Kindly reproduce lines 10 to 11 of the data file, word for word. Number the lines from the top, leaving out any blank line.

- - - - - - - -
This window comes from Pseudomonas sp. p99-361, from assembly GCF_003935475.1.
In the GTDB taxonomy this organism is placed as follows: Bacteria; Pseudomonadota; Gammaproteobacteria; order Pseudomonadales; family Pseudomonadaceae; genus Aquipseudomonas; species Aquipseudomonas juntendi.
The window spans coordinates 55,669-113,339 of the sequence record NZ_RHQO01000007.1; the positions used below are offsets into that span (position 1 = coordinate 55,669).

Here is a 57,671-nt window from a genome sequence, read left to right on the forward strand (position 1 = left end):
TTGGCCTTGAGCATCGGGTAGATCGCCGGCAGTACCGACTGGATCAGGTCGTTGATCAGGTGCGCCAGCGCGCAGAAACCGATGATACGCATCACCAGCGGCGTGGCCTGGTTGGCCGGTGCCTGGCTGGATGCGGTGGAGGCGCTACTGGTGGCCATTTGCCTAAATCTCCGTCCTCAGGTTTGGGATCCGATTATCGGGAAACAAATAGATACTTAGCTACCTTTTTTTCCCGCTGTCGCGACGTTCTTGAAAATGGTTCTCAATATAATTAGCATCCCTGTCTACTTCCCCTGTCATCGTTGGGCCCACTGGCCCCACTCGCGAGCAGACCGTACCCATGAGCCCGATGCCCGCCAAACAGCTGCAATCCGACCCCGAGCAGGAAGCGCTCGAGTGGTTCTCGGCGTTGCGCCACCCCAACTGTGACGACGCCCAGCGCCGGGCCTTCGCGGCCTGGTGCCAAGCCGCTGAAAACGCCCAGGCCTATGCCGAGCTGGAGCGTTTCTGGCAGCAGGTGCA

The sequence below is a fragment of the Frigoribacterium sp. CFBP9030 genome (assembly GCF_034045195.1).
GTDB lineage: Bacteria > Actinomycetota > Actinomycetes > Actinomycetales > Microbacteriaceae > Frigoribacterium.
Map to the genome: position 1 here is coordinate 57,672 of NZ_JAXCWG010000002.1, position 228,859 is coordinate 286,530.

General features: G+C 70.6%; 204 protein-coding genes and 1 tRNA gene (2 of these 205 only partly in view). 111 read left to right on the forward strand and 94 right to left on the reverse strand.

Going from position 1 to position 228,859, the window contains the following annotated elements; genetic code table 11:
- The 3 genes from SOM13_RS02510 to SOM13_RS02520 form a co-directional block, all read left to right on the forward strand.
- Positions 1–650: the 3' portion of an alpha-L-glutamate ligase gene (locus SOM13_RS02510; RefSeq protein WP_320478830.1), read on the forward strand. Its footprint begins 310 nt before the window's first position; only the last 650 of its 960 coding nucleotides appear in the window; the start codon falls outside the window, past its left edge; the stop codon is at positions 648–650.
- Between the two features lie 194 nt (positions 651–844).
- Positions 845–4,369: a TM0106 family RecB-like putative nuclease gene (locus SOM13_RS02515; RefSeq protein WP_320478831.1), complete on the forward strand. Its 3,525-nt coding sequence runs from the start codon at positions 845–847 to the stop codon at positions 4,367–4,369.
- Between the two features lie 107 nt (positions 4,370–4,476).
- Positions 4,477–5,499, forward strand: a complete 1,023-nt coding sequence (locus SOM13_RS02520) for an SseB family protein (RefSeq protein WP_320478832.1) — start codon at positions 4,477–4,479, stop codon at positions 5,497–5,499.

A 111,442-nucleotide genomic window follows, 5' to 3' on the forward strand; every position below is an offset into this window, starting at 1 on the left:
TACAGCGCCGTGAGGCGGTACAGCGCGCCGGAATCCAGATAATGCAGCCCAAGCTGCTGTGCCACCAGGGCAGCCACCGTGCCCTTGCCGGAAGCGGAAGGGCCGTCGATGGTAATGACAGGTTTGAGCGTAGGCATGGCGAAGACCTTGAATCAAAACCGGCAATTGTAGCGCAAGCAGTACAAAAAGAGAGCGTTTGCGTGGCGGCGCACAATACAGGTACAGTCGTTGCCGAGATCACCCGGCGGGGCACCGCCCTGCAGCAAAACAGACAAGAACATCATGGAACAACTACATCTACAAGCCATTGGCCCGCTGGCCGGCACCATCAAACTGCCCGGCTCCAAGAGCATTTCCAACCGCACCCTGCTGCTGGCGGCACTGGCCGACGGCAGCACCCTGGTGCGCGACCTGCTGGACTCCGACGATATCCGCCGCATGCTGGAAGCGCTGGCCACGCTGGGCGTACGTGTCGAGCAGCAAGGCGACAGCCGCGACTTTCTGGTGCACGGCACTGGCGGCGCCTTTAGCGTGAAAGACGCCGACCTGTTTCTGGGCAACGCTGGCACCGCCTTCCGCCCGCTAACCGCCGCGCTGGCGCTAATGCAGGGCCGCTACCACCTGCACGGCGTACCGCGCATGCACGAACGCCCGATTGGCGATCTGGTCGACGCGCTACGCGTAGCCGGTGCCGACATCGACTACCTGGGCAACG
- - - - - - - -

Going from position 1 to position 228,859, the window contains the following annotated elements; genetic code table 11:
- The 3 genes from SOM13_RS02510 to SOM13_RS02520 form a co-directional block, all read left to right on the forward strand.